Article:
New higher education regulations discriminate, block established organizations from innovating

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Jun 10, 2011

Just last week, the Department of Education released its final regulations designed to crack down on the practice of colleges incentivizing recruiters based on either the number of students they were able to enroll in postsecondary institutions or the number of students they were able to help secure Title IV financial aid. The intention is to eliminate the abuses in which institutions enrolled students who had little hope of graduating or paying back their student loans and in essence were enrolling under the guise of what was a false hope.

The regulations go into effect in July of this year—and as that date has approached since the initial draft regulations were released last year, confusion and uncertainty over what will and will not be allowed have grown.

To deal with this, the Department of Education issued a letter in March clarifying the intent of the regulations and giving specific examples as to what would and would not be permissible. In clarifying the regulations though, the Department appears to have lashed out and stacked the deck unfairly against the early innovators and leaders in the online learning world of higher education, who—like all incumbents facing the innovator’s dilemma—already have internal reasons working against them in making this transformation. With the right leadership at the helm, however, these institutions could make the transition, which means that the Department of Education’s actions are at best short-sighted, as they will prevent those institutions that have far-sighted leaders from taking their institution’s know-how into the next evolution of online learning.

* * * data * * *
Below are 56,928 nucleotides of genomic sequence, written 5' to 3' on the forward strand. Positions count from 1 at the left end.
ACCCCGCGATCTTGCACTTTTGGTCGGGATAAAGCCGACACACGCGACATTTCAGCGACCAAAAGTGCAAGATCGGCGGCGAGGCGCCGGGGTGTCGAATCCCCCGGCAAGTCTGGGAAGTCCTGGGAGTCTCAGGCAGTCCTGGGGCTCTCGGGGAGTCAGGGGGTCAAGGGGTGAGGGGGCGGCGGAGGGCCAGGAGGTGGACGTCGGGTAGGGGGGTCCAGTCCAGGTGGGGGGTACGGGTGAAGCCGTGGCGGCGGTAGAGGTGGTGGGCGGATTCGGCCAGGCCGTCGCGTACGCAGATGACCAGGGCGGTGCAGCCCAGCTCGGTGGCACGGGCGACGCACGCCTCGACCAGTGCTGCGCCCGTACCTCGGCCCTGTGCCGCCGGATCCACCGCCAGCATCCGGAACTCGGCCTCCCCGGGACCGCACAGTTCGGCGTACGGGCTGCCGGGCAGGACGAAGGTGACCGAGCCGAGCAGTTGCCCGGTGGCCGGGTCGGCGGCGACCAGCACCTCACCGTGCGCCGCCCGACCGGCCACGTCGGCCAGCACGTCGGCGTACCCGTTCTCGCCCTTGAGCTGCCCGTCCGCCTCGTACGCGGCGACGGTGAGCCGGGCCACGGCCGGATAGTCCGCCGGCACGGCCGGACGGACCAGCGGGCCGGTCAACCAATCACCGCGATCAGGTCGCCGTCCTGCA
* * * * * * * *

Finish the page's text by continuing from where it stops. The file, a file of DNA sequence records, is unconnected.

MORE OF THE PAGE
In the beginning of most industries, the leading providers tend to be vertically integrated and offer products and services with proprietary, interdependent architectures. The reason is that the product’s components must be tightly woven together to maximize the immature technology’s functionality, which is not yet good enough to satisfy customer needs.

As the rise of online universities demonstrates over the past decade, this wisdom has largely held in the field of higher education. Universities such as the University of Phoenix, DeVry University, and Capella University have been tightly integrated, proprietary, and highly successful as the early leaders in the field of online learning.

But as an industry matures and products and services improve, there is a shift. The leaders become those that supply less integrated, more modular products. This shift happens as a product’s raw performance becomes good enough to get the job done, so customers start to prioritize the flexibility that modularity offers over the increased performance that integration makes possible—and insist on customized products.

The classic example of this occurring happened in the personal computer industry. At the outset, vertically integrated players like Apple rose to dominance. But over time, the industry shifted to a more modular one, and Microsoft and Intel captured the lion’s share of the profits. Modular computer manufacturers—like Dell—ultimately disrupted the vertically industry desktop-computer makers.

In higher education, there are signs that this modular world may be emerging. More and more, traditional non-profit universities are partnering with for-profit actors that bring the know-how to take the traditional universities’ offerings online and reach many more students with innovative and modular revenue-sharing models. Embanet, Altius, and 2tor are some of the hot companies leading the charge.